As our Helsinki Watch worked within the Soviet orbit, we were reaching into other areas of the world. In 1981, we formed Americas Watch to respond to the rise of military dictatorships throughout Latin America. At a moment when Jeanne Kirkpatrick, the Reagan Administration’s UN ambassador, was arguing for greater tolerance of right-wing “authoritarian” regimes than of left-wing “totalitarian” regimes, we felt compelled to demonstrate the human rights movement’s concern with atrocities committed by those of all political stripes.
In Latin America, as in the Eastern bloc, pressure to uncover human rights violations came from private citizens who risked and lost their lives to do so. We stood by these human rights defenders, demanding that they be protected from death squads and allowed to work, and insisting that the larger world – especially Washington – listen to their reports. In Latin America, however, we found ourselves in opposition to the United States government, which was not only sending military aid to these repressive regimes, but proving hostile to the search for truth and justice at the core of the hemisphere’s human rights cause.
The Latin American struggles made plain the power of the truth. The region’s atrocities were marked by secrecy: clandestine prisons, hidden mass graves, “disappearances.” As it does today, secrecy served the interests of the abusers. In Chile, Argentina, and Central America, our investigators fought to make the truth known.
After the military regimes collapsed and internal wars ended, we joined local activists to ensure that the search for truth led to justice as well. The effort began with Argentina’s transition to civilian rule in 1983, when an official commission was formed to investigate the cases of the “disappeared.”
This commission made visible the victims’ fates. Through prosecutions and punishment, the revealed truth about the “dirty war” became, and remains today, a central element in Argentina’s internal debates and policies. Throughout Latin America, we supported truth commissions, prosecutions, and the work of local human rights defenders. Using our ability to bring local concerns to an international stage, we countered the view that forgetting the past best serves present-day healing and peace. To this day, we hold that a full public accounting of a past regime’s crimes and the punishment of those responsible secures justice for victims, deters future abuses, and creates the possibility for true reconciliation.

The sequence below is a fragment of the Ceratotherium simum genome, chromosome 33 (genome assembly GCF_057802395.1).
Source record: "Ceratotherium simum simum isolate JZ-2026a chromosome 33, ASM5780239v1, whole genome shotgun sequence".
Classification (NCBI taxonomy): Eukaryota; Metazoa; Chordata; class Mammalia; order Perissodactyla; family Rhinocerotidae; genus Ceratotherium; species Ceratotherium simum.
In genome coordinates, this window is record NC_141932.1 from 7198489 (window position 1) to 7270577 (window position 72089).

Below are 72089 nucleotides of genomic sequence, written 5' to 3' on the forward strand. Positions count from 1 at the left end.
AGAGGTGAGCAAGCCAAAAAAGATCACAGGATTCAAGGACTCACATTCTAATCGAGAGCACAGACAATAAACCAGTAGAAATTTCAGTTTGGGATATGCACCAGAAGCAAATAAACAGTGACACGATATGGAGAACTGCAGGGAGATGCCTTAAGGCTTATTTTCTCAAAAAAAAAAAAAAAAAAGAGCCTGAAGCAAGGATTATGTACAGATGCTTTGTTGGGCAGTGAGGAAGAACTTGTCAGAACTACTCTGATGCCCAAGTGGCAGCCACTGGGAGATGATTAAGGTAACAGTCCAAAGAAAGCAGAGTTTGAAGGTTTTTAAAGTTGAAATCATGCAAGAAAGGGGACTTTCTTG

The struggle to come to terms with past atrocities resonates today in such places as Rwanda, South Africa, Guatemala and, of course, Bosnia. Early in 1997, for example, prospects to secure justice for wartime crimes in Bosnia looked remote. NATO troops had failed to arrest a single suspected war criminal. Only seven indicted by the International Criminal Tribunal for the former Yugoslavia were in custody; sixty-six remained at large. To address this failure, Human Rights Watch launched Arrest Now!. Combining advocacy, a media blitz and the mobilization of countless individuals, this campaign pressed NATO governments to arrest suspects or force them to surrender. At the same time, our investigations documented how war crimes suspects who remained at large blocked the return of refugees, stifled independent political views, and endangered peace. We believe these efforts contributed to considerable progress. As this report goes to press, NATO troops have arrested nine suspects and forced fifteen others to surrender.
We also worked to establish a permanent International Criminal Court, available to prosecute and punish those who commit genocide, crimes against humanity or war crimes. As this goes to press, a U.N. conference in Rome has just agreed overwhelmingly to launch a strong and independent court, despite the U.S. government’s efforts to restrict the court’s powers to avoid any possible prosecution of Americans.
A key to resisting U.S. pressure was a global coalition of “like-minded states” that Human Rights Watch played a central role in forging. These governments share our vision of a strong and independent court. In pursuing this campaign, we formed partnerships with many human rights NGOs, working with them to spur their governments to act. Our common goal is an effective court that will uphold the rule of law on a global scale, and thus defend the rights of us all.